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I find dressing my girls to be challenging as they get older. I'm sure there's no baby rulebook that says babies must wear cute little outfits every day, complete with shoes and socks, but I'm fairly certain society frowns upon almost-toddlers leaving the house in footy pajamas every day. Not to mention it's hard on the footy pajama supply to wear them 24 hours a day. See #1, also - it's getting a bit warm to wear fleece in the afternoons. So getting dressed in the morning has become a must. I should mention that, while I love clothes, I'm not big on getting myself dressed in the morning, so I find this task somewhat daunting. For one thing, Emily and Erin don't like having their clothes changed. For another, they are clamoring for daredevil status by trying to leap off the changing table these days. If they are laying on their back, they try to flip on their tummies. At least baby clothes tend to come in sets so it's easy to find outfits - getting them on the baby is another story. They haven't started objecting to specific pieces of clothing yet, though, so I suppose I should count my blessings!
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I've concluded this week that I'm not really a morning person. It's one thing if I have to work in the morning - I'll get up and make it happen, even smiling. But it just takes me a while to wake up. I can do things to help this process along, like program the coffee maker the night before, but there's not much else that works. It's a good thing I generally don't have to get up and start the day very early! I have tried setting my alarm to get up earlier, but have yet to succeed. I'll try again tomorrow, though I doubt I'll feel more like getting up, since it's getting pretty late. If any of you out there are morning people, what gets you out of bed? And how to combat the desire for a clean house in the evening? I might be a hopeless evening owl (I'm still usually in bed by around 10:30) but I'm willing to try and change!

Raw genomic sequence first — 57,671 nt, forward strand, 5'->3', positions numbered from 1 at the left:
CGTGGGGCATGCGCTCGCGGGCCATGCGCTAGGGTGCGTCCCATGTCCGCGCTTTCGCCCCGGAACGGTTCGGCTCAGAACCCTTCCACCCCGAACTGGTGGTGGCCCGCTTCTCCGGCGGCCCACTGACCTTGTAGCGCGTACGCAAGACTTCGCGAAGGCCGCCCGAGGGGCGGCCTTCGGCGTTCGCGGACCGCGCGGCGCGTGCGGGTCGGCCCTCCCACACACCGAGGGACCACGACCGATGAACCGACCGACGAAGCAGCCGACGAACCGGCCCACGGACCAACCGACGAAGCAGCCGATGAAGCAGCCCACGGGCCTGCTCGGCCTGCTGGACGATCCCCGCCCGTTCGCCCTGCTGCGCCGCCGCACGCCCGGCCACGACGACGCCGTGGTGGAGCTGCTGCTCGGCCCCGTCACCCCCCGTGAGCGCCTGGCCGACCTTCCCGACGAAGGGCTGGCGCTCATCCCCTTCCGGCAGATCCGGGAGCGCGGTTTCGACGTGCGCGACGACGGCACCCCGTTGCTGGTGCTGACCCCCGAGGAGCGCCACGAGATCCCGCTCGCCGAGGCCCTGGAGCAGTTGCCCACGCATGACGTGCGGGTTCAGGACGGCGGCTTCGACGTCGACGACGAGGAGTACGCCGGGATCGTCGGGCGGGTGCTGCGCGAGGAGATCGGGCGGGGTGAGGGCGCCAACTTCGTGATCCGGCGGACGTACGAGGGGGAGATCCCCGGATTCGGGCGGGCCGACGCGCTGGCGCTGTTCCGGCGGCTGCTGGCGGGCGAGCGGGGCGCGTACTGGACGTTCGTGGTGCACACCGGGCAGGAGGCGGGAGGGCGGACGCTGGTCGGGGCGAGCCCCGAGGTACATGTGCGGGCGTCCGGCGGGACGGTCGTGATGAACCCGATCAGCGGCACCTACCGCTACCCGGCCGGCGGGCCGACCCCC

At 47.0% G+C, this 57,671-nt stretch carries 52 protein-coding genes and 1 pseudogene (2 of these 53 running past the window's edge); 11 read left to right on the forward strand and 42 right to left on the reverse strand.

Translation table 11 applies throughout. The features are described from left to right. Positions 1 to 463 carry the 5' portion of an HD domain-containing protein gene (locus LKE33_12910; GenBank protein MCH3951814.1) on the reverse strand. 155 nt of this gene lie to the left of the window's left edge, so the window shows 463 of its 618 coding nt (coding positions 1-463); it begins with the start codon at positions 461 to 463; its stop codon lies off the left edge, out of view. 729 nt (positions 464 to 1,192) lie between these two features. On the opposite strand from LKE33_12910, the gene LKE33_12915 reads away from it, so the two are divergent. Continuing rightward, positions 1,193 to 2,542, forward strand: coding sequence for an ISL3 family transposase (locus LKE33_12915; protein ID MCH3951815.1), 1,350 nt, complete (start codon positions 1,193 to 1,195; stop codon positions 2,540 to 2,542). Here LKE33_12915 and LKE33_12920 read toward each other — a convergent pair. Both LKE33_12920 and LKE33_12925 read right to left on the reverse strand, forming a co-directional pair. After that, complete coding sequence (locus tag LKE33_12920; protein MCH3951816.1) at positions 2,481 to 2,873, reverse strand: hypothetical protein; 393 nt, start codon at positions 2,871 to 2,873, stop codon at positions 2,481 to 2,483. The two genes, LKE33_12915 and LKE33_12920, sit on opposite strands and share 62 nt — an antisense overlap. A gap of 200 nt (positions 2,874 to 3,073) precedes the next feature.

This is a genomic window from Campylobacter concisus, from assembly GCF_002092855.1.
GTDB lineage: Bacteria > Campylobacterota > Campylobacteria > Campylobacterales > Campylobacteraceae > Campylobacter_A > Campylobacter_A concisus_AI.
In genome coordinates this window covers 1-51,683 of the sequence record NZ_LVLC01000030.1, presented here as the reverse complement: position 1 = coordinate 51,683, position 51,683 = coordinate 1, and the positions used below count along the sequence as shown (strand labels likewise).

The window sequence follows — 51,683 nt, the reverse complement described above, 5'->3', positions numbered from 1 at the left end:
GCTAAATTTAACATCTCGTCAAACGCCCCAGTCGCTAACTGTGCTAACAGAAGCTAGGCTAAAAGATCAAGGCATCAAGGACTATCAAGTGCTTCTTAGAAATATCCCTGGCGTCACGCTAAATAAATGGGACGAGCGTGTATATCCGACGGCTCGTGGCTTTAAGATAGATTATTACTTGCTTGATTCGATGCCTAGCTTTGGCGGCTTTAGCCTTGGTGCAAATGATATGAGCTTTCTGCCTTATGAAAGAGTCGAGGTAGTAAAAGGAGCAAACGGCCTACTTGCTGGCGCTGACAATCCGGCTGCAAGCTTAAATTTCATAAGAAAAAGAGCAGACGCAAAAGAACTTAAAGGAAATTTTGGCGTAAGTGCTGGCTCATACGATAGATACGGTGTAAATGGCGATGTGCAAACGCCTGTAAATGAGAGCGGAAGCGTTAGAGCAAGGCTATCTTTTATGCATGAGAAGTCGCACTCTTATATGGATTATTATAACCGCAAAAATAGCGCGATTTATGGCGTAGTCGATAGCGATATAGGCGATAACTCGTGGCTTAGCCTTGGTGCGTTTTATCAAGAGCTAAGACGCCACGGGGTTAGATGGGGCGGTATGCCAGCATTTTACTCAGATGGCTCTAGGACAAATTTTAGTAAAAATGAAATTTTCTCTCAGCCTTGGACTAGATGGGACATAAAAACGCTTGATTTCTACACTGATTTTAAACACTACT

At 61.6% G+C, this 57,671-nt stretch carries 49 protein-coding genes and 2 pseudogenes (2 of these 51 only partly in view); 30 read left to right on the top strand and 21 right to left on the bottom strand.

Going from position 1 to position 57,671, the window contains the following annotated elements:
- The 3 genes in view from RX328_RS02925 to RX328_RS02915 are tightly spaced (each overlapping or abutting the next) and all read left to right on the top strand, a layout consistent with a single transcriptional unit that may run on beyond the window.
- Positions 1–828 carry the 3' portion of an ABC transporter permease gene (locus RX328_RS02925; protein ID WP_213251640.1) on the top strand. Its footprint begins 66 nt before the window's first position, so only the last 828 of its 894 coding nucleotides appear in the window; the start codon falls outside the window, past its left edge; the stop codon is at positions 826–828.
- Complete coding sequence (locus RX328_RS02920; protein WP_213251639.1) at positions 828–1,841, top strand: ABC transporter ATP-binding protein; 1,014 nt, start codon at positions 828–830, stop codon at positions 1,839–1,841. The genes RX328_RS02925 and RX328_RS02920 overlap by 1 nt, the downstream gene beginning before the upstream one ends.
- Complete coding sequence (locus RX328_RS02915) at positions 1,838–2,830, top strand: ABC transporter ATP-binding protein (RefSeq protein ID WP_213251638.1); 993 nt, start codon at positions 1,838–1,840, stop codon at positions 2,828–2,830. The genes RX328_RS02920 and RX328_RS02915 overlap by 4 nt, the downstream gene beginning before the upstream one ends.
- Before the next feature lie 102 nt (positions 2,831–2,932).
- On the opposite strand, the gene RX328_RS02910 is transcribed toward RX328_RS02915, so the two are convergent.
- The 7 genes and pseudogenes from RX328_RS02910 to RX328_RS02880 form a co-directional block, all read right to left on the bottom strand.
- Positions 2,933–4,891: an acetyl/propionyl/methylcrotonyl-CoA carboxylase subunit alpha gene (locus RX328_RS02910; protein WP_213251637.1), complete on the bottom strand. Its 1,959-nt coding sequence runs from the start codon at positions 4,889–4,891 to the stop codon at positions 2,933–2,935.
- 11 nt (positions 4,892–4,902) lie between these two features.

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Our power went out this week, and it was a really eye-opening experience. Dan had gone to a meeting for work, so I was home with the girls and he had the car. We had been playing and doing chores (I'm sure you can guess the breakdown there) and suddenly the background music stopped, the light dimmed, and the ceiling fans slowed. Luckily, I'd just started the washer on cold, so I could make some bottles with the remaining warm water and put the girls down for a nap. I put some more warm water in two more bottles, put them in the sun on the windowsill, made a frantic phone call to the power company, and realized there was nothing on my list of things to do that could be accomplished without electricity. Except weed the garden. So I went out and weeded our front flower bed (really the ground in front of our laurel bush where the mailman insists on walking from our mailbox to the neighbor's) and prepped it for the marigolds I'd bought. I watched several utility trucks drive around our neighborhood before they all congregated behind our house. Apparently whatever happened was quiet, but it only happened about 40 feet from our fence, judging from all the activity. I'd love to say that I learned a lot from this experience and am much more conscious of how much I rely on electricity, but I was mostly just frustrated at my lack of preparedness for the situation. Definitely food for thought, since storms are pretty common here. For now, at least it was sunny enough to leave the house. All's well that ends well, right?